Hyewon KeumR23, 2013, from the series Cloud Shadow Spirit, 2013-2014.
Photo: courtesy of the artist

The Multispecies Family

Deirdre Madeleine Smith
“Most people don’t know it, but we’re in the middle of a pet explosion,” says John “Cal” Harberts, the gentle, pragmatic proprietor of the Bubbling Well Pet Memorial Park in Napa, California, from Errol Morris’s Gates of Heaven (1978).1 1 - Errol Morris, director. Gates of Heaven. Performance by Lucille Billingsley, Zella Graham, Cal Harberts, and Albert Bitterling, MGM, 1978. Criterion Collection: Gates of Heaven / Vernon, Florida DVD Collection, 2015. “And this is brought about from the new pattern that has emerged in the past ten to fifteen years in the family life,” he adds. After claiming that “the pill” and women entering the professional workforce had caused young couples to put off having children, Harberts further suggests, “This is just fine from a planning standpoint, but nature can’t be put aside, so when the young mother comes home she has to have something to fondle, something to mother, something to love. She’ll have a pet.”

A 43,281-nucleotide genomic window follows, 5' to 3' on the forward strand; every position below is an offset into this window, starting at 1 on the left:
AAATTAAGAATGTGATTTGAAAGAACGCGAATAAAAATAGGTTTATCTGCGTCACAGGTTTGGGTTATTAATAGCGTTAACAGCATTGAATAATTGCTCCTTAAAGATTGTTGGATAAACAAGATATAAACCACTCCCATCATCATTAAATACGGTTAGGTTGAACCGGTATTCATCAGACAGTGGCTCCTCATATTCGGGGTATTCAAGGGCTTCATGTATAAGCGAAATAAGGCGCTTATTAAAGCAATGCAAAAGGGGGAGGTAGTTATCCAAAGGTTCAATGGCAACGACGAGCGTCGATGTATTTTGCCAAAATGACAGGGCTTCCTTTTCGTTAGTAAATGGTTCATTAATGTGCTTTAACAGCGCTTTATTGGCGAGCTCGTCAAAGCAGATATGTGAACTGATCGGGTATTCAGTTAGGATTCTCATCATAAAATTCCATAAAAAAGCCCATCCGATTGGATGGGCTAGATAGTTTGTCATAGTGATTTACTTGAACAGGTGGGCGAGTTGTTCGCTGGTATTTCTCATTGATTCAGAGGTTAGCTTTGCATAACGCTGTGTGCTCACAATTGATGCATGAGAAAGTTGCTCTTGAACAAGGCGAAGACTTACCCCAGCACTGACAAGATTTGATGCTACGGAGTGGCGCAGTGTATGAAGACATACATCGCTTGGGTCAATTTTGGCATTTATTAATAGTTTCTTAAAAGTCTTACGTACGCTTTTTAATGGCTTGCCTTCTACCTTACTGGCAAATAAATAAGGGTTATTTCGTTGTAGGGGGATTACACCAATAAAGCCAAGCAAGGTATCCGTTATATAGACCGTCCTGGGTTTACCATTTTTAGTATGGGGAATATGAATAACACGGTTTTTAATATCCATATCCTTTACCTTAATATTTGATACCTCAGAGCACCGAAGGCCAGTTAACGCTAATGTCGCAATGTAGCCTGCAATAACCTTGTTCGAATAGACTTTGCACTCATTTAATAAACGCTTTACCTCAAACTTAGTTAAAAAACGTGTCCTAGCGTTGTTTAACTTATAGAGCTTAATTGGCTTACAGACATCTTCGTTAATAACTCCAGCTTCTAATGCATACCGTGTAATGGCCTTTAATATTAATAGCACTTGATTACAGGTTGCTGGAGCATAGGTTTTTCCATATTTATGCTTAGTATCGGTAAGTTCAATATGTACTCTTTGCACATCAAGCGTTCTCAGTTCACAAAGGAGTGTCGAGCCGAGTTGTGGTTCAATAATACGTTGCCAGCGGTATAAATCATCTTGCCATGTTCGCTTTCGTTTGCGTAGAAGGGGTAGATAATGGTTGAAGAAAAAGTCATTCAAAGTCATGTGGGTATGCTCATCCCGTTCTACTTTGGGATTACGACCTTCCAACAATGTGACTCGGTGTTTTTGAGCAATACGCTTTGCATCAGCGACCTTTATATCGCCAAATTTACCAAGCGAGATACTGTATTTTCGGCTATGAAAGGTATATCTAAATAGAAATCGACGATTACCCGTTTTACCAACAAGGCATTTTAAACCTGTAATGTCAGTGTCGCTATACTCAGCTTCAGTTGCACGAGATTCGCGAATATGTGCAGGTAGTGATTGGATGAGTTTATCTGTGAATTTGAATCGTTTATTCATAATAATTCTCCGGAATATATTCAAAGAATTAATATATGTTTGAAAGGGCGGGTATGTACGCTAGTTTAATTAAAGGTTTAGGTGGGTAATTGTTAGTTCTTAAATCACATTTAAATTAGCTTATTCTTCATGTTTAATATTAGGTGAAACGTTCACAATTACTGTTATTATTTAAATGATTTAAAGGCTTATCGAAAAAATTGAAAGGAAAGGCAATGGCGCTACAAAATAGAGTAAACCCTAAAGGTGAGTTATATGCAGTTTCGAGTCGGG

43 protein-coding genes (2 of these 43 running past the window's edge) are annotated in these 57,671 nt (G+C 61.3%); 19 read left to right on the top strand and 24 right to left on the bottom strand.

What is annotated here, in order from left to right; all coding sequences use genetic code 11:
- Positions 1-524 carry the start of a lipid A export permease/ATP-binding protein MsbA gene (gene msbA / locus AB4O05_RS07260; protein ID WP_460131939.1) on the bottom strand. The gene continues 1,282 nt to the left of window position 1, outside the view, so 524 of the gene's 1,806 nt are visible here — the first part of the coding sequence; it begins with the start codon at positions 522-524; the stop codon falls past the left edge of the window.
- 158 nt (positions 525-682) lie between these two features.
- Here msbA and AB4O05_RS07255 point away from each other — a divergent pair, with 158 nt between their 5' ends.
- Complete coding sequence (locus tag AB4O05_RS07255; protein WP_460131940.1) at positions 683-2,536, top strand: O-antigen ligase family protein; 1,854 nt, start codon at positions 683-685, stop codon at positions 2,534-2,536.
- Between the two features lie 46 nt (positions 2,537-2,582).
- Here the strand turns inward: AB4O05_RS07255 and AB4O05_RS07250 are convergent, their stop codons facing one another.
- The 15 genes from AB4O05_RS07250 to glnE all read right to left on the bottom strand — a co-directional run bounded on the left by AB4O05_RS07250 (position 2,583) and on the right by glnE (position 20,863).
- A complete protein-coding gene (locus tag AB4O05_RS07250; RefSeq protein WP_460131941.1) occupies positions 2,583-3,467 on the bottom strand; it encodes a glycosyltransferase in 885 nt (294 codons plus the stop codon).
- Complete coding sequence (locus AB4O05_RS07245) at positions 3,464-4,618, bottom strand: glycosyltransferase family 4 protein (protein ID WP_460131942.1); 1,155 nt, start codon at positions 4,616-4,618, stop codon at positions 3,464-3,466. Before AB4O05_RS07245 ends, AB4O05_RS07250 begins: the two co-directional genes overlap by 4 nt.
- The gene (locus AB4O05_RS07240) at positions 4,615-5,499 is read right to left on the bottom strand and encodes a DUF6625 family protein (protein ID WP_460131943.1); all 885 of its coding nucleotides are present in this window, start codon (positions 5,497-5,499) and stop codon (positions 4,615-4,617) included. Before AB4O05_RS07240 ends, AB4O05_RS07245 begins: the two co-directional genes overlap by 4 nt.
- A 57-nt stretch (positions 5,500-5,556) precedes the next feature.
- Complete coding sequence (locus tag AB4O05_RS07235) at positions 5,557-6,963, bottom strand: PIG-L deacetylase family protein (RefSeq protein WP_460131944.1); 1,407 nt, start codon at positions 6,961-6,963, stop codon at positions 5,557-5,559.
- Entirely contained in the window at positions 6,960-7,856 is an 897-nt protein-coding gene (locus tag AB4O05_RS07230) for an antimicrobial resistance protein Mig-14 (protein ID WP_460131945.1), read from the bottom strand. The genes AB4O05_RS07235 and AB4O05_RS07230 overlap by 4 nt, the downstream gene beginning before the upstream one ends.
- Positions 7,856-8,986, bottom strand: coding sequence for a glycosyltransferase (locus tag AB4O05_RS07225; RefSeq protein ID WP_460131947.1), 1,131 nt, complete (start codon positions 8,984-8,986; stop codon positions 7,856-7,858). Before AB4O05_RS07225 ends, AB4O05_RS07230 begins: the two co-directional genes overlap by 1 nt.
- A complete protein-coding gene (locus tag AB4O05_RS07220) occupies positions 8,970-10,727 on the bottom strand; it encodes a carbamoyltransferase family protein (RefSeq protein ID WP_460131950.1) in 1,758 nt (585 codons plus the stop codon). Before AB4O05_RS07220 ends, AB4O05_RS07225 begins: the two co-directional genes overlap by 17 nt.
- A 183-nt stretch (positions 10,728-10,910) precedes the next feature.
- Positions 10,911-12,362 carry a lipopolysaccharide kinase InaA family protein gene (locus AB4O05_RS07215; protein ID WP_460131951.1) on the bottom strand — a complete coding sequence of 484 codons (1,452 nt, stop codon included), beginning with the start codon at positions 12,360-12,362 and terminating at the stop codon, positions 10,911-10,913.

Harberts’s commentary, with all its benevolent sexism and speciesism, indexes a perceived recent shift in family life in the United States — one that he hoped would ensure the viability of his business. As Morris’s documentary more broadly shows, the pet cemetery is a good place to begin thinking about the supplementing of pets into humanized structures of parenthood and partnership over the course of the twentieth century and into the twenty-first.

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Pages intérieures Esse 107 Famille
This article also appears in the issue 107 - Family

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